As a permanent member of the Security Council, China has actively got involved in the UN peacekeeping operations and become the main troop and fund contributors for the peacekeeping operations, making remarkable contributions to the recovery of peace and stability of the relevant countries and regions and the protection of life and property security of local people. China has only one goal in the filed of peacekeeping, that is, fulfilling our due international obligations of and making contributions to safeguarding international peace and security.
Two years ago, during his attendance at a series of UN summits marking the 70th anniversary of the founding of the UN, President Xi Jinping put foreard a series of major initiatives in support of improving and strengthening the UN peacekeeping operations, including establishing an 8,000-strong standby peacekeeping force and a permanent peacekeeping police squad, providing free military aid worthy of 100 million dollars to the African Union, so as to support the establishment of the African Standby Force and the African Capacity for Immediate Response to Crisis and deploy a helicopter squad for the UN peacekeeping mission in Africa. The Chinese government will continuously and actively support and increase its involvement in the UN peacekeeping operations, uphold the spirit of the UN Charter in practice and make our contributions to upholding the peace and security of Africa and beyond.
Q: Firstly, US President Donald Trump has urged the UN Security Council to take strong and swift action to end violence against Myanmar's Rohingya Muslims. Does China agrees with him? Secondly, Spanish police have raided the Catalonia government offices to stop a banned independence referendum and arrested some Catalonia officials. How does China feel about the Spanish government's halting this vote on independence?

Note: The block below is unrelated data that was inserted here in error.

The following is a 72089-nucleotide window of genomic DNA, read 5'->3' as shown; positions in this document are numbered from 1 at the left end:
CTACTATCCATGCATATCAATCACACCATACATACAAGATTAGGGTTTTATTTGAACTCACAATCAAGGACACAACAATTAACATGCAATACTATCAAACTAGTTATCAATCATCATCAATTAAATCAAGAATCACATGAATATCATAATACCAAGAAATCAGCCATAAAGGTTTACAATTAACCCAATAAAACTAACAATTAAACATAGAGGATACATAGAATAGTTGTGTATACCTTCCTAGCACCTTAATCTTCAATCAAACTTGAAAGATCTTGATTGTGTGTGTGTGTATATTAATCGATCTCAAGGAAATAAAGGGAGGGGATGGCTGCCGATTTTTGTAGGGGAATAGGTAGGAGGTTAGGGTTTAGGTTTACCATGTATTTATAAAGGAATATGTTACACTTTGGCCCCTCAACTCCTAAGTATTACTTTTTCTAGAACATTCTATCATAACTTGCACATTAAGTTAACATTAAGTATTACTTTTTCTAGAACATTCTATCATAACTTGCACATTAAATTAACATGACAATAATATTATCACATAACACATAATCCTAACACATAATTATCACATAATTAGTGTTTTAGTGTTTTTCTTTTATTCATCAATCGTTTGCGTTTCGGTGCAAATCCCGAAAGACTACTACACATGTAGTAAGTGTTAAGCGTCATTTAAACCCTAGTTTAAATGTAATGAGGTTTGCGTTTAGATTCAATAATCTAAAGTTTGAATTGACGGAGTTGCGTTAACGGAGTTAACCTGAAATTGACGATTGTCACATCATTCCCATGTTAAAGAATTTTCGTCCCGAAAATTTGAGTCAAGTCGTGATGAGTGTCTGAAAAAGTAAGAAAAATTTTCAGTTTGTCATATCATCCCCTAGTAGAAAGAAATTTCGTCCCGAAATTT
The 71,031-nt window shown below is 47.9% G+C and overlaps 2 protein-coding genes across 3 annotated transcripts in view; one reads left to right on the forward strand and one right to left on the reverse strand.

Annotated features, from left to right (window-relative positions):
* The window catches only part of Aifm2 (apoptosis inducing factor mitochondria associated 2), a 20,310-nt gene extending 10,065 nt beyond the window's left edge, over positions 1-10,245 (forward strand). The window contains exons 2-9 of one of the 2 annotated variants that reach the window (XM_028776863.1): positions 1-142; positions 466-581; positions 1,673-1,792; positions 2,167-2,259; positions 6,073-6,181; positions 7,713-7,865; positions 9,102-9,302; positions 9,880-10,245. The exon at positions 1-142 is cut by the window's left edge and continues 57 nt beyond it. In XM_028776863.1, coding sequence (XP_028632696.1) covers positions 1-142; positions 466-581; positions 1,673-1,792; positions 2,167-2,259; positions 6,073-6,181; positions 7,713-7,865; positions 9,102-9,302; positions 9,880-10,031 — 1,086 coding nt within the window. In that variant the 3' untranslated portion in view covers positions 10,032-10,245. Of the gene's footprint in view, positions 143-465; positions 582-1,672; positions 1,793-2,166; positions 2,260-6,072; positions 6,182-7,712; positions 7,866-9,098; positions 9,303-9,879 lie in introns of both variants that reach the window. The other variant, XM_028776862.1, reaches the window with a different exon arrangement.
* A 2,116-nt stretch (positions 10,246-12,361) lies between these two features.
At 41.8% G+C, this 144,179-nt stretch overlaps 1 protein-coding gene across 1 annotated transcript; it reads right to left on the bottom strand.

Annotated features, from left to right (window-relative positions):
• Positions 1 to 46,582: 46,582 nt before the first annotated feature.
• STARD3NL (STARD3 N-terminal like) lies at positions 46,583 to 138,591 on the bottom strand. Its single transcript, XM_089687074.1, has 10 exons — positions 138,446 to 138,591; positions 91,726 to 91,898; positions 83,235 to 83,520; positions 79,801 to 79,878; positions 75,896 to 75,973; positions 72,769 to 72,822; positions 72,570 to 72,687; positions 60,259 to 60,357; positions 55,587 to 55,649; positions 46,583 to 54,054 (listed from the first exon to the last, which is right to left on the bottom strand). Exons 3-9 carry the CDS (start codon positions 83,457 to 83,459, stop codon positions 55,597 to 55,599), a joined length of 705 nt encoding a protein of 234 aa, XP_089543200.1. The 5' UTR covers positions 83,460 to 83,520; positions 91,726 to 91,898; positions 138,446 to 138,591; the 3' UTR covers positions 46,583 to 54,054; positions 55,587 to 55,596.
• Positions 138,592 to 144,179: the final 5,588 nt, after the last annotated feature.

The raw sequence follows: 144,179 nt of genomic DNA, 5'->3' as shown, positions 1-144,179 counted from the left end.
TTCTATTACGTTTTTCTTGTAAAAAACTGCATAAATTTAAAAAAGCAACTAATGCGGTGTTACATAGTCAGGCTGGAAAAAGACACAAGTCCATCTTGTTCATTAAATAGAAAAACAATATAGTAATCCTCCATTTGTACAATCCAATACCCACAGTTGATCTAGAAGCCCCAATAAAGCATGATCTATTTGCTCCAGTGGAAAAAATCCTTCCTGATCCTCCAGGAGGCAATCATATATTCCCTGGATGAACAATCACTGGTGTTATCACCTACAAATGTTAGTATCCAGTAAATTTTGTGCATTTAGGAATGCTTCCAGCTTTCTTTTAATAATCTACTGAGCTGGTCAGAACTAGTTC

A: As to your first question, the Chinese side is opposed to the recent violent attacks in the Rahkine state of Myanmar, and we understand and support the Myanmar government's efforts to uphold national stability. We hope the violence will subside soon and the innocent people no longer be harmed. I want to stress hereby that we hope the international community can play a constructive role in easing the situation and promoting dialogue.
With regard to your second question, the issue of Catalonia is the internal affairs of Spain in essence, we believe the central government of Spain will be able to properly handle the relevant issue and maintain national unity, solidarity and prosperity.